Liverpool have reached the halfway stage in the Premier League campaign sitting fourth, but what have we learned from a strange season so far?
Only twice in the first 19 games of the season have the Reds been sat lower than their current position – they were eighth after opening weekend and then fifth following the 7-2 loss to Aston Villa in October.
Exit from both the FA Cup and the League Cup should be considered collateral damage, as the focus is on glory in the league and Europe, but as a run of five games without a win shows, nothing is guaranteed.
Here are seven things we’ve learned at the halfway stage of Liverpool’s season.
Liverpool need a new centre-back
We’ll start with the obvious one, shall we?
The problems are well-documented and therefore not worth poring over, but with less than a week remaining of the January transfer window it seems unlikely a new defender will be brought in.
Contact with Sokratis, after his release from Arsenal and prior to his signing for Olympiakos, suggests the openness to bring in short-term cover, but the options are limited.
It is a difficult situation, but one that could hold major ramifications for the rest of the campaign.
You can’t plan for everything
At the start of the season, Liverpool looked to be in excellent shape, boasting arguably one of their strongest squads in recent memory in terms of the first-choice starters and the depth beyond those.
But in the most unique of campaigns, it has become clear that Klopp could not plan for everything.
Not only has the ridiculous demand on players led to an increase in injuries, but the ever-looming threat of COVID-19 has also seen a number of key names sidelined throughout.
It should not be overlooked that had even one of Van Dijk or Gomez avoided their long-term layoffs – particularly the former, given it was an avoidable injury – the chain reaction of Fabinho dropping back into defence would not have occurred.
Not every youngster is Trent
The strain on Klopp’s squad has led to a reliance on youth – which certainly has its virtues, but opportunity has made way for dependency as the problems continue.
But it is an unfair situation for these youngsters called upon to cover for world-class players – not every academy graduate can step up as smoothly as Trent Alexander-Arnold did.
Patience is required, but unfortunately, the circumstances ensure that is not entirely possible.
The succession plan is already underway
Amid a barren run for Mohamed Salah, Sadio Mane and Roberto Firmino, Jamie Carragher argued that “sooner or later that front three will have to be broken up,” pointing to all three reaching their late 20s.
While it may have been an overreaction to suggest that Firmino could be “phased out or moved on,” given he now looks to be getting back to form, the need for a succession plan is clear.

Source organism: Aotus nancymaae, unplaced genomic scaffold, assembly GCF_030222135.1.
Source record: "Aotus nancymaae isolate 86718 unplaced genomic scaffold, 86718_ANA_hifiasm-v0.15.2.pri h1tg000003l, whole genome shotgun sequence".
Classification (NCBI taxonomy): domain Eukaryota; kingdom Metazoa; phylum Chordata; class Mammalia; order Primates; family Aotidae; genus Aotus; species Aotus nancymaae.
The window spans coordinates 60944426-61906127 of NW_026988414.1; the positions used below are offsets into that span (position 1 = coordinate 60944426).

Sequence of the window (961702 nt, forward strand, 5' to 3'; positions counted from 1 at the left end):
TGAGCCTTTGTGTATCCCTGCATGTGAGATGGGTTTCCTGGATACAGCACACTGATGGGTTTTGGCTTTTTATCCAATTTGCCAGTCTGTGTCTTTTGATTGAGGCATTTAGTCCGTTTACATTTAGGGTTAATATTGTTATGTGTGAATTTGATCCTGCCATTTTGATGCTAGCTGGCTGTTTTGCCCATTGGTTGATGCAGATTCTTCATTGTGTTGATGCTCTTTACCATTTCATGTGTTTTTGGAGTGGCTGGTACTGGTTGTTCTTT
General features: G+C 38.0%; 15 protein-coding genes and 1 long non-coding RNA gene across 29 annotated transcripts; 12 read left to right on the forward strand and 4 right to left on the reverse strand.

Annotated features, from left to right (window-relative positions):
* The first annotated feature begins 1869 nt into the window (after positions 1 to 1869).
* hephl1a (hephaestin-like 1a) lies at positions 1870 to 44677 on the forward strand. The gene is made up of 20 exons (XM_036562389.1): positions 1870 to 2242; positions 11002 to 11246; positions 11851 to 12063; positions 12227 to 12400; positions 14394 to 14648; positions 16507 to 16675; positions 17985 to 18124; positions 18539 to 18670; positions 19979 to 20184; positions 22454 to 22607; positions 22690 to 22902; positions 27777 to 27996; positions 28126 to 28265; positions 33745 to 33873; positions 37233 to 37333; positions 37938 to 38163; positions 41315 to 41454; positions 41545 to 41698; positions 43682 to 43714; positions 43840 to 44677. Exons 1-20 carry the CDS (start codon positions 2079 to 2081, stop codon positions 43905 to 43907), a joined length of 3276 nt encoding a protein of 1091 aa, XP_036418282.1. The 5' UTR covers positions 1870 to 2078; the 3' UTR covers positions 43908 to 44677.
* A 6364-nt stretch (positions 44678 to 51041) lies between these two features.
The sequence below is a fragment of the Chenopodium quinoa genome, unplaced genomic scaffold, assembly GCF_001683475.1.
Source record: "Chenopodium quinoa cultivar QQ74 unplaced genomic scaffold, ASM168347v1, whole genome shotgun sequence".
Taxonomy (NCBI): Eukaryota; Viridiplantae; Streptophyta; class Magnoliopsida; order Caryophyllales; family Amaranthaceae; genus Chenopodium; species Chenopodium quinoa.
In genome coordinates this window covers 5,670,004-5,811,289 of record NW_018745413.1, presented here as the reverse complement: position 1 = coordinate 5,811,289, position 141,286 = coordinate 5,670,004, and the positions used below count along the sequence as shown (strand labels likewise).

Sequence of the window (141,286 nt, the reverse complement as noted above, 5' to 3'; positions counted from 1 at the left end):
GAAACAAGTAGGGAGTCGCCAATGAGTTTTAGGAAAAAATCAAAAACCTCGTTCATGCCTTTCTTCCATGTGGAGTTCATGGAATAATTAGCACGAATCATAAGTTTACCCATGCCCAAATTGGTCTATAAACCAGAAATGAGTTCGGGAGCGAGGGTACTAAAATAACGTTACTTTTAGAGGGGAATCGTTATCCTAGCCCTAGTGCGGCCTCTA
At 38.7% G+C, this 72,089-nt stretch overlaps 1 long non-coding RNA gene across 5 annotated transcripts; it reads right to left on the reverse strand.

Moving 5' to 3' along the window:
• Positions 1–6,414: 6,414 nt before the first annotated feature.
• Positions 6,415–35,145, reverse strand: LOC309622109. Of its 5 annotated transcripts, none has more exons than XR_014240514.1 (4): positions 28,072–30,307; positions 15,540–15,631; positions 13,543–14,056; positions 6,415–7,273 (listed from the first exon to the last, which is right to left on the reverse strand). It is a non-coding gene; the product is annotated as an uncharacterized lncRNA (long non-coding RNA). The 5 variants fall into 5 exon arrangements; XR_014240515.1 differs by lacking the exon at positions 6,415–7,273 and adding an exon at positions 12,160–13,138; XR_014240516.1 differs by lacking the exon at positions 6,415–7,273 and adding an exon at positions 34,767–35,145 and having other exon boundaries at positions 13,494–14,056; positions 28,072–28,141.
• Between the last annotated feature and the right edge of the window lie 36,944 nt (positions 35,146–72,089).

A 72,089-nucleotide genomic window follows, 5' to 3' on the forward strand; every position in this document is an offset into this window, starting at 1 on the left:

Of course, the burden on Liverpool’s title-winning front three would have been eased significantly were Diogo Jota fit – and the Portuguese is an example of the succession plan already being in effect.
At 24, Jota is not only primed to make an immediate impact – as his nine goals in 17 pre-injury appearances proves – but he has vast scope for development to eventually take over from one of Salah, Mane or Firmino.
Meanwhile, the next piece of the puzzle may be stepping up away from Anfield…
Klopp has a future gem on loan
There is genuine potential for Harvey Elliott to emerge as a key player for Liverpool in the future.
He’s showing that at Blackburn, where he has already scored four and assisted eight in 21 games for the club, largely playing on the opposite wing to that which Jota has for Klopp.
Now shorn of his trademark topknot, Elliott is the joint-top assist-maker in the Championship, with only Norwich’s Emi Buendia (3.4) is averaging more key passes per 90 than the 17-year-old (2.2).
“I did wonder whether he would be someone who would just turn it on when the going was good,” Lancashire Telegraph journalist Rich Sharpe told This Is Anfield, “but he’s dug them out of a number of holes and become something of a go-to man.”
Not often do players head out on loan and return to claim a first-team role, but the stage is set for Elliott.
Fabinho may be Liverpool’s MVP
Throughout the first half of the season, in success and failure, a number of players have stood up to prove their worth and drag Liverpool to results.
But no player has proved as valuable as Fabinho, whose ability to step into an emergency role at centre-back has been remarkable.
The Brazilian has been close to world class at the back for the majority of the campaign, which given he has very little experience of the position is remarkable.
His absence in midfield is a detriment to Liverpool, of course, but the versatility of Klopp’s No. 3 outlines his case for MVP status.
This really is a season like no other
Liverpool now find themselves embroiled in a crisis, but as the first five months of the campaign have shown, there could be many peaks and troughs to come for every side.
The likes of Man City, Tottenham, Man United, Arsenal and Chelsea have all endured struggles of their own, and while United sit top of the table after 19 games, there is no telling who will ultimately finish as champions.
A hard fight awaits Liverpool, however, if they are to salvage their title defence – but if any season should come with an asterisk, it is this one.